Willard Mitt Romney, born in Detroit in 1947, was George and Lenore Romney's fourth child, a "miracle baby" after doctors told her she shouldn't try to have another. He was especially close to his father and admired him greatly, and their lives have many parallels: George was a devoted husband and father; he was a business whiz who rescued American Motors (although he liked to point out that Mitt "made a lot more money than I ever did"); he was a leader in the church; he was governor of Michigan; he ran for president. (A measure of how little bitter partisan divide there was in George Romney's day: When his desire to be a public servant led him to run for governor in 1962, he asked his family whether they thought he should run as a Democrat or a Republican.)
George Romney's campaign for the 1968 presidential nomination, though, was undone by something that would affect his son's political career as well: changing his mind. At first a supporter of the Vietnam War, he told an interviewer in 1967 that he had been "brainwashed" by U.S. generals. Richard Nixon crushed him in the first primary; he never ran for office again.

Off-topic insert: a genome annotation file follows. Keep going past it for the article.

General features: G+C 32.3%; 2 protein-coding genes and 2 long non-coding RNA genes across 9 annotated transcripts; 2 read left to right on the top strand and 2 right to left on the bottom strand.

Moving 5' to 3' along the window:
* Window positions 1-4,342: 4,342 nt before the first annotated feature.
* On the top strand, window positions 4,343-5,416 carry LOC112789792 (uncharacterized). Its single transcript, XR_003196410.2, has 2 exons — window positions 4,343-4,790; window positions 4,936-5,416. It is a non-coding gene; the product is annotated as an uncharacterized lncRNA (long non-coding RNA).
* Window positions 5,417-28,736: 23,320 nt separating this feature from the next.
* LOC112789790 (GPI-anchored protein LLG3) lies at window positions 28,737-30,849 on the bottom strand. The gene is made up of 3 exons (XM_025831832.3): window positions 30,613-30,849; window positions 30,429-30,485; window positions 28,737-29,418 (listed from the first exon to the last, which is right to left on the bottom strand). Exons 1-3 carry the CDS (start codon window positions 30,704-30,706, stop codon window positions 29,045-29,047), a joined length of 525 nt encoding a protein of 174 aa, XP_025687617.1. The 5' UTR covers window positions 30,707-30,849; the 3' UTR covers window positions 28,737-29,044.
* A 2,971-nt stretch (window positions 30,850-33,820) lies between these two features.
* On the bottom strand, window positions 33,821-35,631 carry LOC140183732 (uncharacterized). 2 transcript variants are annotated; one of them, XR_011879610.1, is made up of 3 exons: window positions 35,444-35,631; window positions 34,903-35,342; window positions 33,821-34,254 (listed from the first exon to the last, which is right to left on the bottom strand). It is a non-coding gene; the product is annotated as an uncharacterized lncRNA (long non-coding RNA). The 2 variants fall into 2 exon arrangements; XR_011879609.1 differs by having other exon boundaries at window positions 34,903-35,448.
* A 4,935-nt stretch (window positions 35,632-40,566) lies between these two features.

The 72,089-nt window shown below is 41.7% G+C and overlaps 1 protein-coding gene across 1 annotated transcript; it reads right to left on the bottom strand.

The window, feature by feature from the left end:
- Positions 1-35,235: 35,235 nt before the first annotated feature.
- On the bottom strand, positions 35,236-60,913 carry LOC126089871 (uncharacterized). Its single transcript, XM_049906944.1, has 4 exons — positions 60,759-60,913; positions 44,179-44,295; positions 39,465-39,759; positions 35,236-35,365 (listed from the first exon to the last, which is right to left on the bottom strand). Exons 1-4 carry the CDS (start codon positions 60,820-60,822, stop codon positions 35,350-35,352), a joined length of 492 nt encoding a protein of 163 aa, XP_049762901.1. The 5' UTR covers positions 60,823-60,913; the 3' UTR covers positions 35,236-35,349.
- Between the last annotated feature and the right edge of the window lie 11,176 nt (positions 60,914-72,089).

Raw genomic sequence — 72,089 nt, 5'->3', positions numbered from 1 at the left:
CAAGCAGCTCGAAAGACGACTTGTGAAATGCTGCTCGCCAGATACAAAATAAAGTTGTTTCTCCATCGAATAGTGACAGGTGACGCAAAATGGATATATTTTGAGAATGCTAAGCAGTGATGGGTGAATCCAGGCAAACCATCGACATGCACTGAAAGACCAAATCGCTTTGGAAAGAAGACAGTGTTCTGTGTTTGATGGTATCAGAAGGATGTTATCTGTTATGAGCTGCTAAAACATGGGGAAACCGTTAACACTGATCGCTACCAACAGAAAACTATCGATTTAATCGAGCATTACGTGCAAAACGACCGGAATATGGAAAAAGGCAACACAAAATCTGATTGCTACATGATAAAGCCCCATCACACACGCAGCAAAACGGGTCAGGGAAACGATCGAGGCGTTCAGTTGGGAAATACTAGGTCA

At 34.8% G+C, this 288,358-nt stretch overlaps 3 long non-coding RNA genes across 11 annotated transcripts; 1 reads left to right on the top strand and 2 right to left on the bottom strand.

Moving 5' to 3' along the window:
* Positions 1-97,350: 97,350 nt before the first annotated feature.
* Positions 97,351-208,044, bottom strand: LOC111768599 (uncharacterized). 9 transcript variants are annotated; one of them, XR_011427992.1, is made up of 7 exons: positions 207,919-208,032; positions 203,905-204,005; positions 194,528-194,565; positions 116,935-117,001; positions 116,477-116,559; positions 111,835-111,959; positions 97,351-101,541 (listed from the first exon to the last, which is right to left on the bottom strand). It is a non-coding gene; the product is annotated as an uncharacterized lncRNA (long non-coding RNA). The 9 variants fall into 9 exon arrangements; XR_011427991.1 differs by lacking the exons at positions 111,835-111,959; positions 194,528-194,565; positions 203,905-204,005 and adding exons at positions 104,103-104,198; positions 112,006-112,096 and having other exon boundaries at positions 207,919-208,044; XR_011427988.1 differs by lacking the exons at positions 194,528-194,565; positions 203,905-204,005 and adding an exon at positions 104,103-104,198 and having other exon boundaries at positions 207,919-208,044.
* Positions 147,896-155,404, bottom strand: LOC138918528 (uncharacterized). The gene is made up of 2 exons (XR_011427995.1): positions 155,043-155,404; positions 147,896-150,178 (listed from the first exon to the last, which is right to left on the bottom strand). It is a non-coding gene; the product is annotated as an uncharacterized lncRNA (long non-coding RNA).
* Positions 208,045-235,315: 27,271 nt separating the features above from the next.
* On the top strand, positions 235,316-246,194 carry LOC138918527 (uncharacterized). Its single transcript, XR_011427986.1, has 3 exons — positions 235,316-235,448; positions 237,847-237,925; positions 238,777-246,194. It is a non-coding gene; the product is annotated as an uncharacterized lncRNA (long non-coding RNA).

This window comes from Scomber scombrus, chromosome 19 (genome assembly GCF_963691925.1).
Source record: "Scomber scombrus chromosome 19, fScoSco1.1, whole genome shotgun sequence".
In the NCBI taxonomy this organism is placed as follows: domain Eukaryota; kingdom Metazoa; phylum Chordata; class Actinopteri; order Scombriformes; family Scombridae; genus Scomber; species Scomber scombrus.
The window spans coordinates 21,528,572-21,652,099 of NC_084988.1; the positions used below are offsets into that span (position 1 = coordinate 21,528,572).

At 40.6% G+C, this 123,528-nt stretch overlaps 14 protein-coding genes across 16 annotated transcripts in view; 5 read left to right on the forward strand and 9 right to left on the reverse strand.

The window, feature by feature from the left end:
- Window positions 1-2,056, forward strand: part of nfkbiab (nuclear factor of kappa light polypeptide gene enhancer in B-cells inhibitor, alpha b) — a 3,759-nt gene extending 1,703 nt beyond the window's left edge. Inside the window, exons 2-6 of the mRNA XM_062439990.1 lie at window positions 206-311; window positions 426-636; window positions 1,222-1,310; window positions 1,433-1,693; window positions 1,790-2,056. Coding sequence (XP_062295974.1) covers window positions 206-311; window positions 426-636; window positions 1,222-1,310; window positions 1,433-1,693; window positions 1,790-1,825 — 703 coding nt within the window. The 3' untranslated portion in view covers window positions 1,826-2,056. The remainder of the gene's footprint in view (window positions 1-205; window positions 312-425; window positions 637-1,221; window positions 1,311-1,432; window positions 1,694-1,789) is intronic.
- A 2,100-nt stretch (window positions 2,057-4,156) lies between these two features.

Changing one's mind can be a great strength in business, as the fascinating chapters of The Real Romney that deal with Mitt Romney's phenomenally lucrative business career make clear. (Some estimates put his assets as high as $1 billion.) In the high-stakes game of leveraged buyouts and corporate raiding that Romney made his fortune from, adapting to changing conditions was essential.
But what might seem admirable flexibility in finance can become fatal flip-flopping in politics. In his Massachusetts political campaigns — he lost his attempt to oust Edward Kennedy from his Senate seat in 1994 but won the governorship in 2002 — Romney ran as a moderate, embracing abortion rights and gay rights. Those views helped get him elected then but now garner severe criticism from social conservatives, despite his reversals of opinion.
And, of course, his signature achievement, the Massachusetts universal health care plan and its individual mandate — in 2005 he called it "the ultimate conservative idea . . . don't look to government to take care of them if they can afford to take care of themselves" — is now his albatross in his own party.